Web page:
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KeywordsCouncil Working United Nations Framework Convention Mountain Glacier International Polar Arctic Council
The cryosphere collectively describes elements of the Earth System containing water in its seasonally and perennially frozen state. The cryospheric components of the Arctic represent a globally unique system, parts of which are inextricably linked with each other, with the landscapes, seascapes, ecosystems and humans in the Arctic, and with the global climate and ecological systems. Consequently, shifts in the Arctic cryosphere have great significance, not just regionally within the Arctic but across the planet as a whole.
As a follow up to the 2004/2005 “Arctic Climate Impact Assessment” (ACIA), the Arctic Council in 2008 requested the Arctic Council Working Group, Arctic Monitoring and Assessment Programme (AMAPWG) to facilitate the synthesis of the latest scientific knowledge on changes in the Arctic cryosphere and to assess the effects of these changes. In doing so the AMAPWG has partnered with the International Polar Year (IPY) project office, IASC (International Arctic Science Committee), IASSA (International Arctic Social Sciences Association), WCRP/CliC (World Climate Research Programme/Climate and the Cryosphere) in the “Snow, Water, Ice and Permafrost in the Arctic” (SWIPA) project.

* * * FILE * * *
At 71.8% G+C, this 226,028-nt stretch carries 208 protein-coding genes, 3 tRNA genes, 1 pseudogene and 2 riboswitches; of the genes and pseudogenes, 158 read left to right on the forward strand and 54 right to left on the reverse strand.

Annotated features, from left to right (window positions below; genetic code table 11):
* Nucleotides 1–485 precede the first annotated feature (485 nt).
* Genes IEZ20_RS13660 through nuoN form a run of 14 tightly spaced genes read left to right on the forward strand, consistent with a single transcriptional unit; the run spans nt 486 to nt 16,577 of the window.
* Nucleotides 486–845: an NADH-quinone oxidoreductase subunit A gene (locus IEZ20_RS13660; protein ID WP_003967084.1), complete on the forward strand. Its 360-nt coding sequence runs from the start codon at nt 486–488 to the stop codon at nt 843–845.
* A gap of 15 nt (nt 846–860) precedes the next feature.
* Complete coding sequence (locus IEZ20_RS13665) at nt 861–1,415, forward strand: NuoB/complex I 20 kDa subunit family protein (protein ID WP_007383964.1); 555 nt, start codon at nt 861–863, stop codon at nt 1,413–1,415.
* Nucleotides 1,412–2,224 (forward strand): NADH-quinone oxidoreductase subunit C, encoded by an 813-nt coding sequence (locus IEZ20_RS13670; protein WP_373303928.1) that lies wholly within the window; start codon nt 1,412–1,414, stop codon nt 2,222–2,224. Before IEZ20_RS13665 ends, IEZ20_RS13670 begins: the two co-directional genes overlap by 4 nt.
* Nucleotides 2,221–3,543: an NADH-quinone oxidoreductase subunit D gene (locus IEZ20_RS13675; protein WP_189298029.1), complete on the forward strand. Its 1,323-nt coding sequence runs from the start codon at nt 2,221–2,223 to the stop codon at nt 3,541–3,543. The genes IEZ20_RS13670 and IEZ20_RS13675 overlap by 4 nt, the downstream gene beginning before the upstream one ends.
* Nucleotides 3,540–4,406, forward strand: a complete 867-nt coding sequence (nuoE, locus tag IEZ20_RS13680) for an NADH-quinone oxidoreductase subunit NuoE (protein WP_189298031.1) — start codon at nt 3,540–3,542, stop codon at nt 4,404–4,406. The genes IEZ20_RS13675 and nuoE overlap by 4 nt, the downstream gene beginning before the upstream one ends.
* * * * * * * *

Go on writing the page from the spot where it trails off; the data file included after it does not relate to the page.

The objectives of the SWIPA Project are to provide timely, up-to-date, and synthesized scientific knowledge about the present status, processes, trends in Arctic sea ice, snow cover, permafrost, mountain glaciers and ice caps, the Greenland Ice Sheet, and related hydrological conditions, and to assess the consequences of these changes on arctic biological systems, and human societies and lifestyles.
The SWIPA assessment was produced by more than 200 scientists and experts from the arctic and non-arctic countries. The experts were charged with compiling and evaluating information from Arctic monitoring networks and recent national and international research activities, such as those carried out during the International Polar Year (IPY; 2007–2008), focusing on new information gathered since the ACIA assessment, which serves as the benchmark of the study.
The project has been guided by an integration team consisting of coordinating lead authors of the different modules and representatives of participating organizations. A strict and independent peer-review process was established by the AMAP working Group to secure and document the integrity of the process.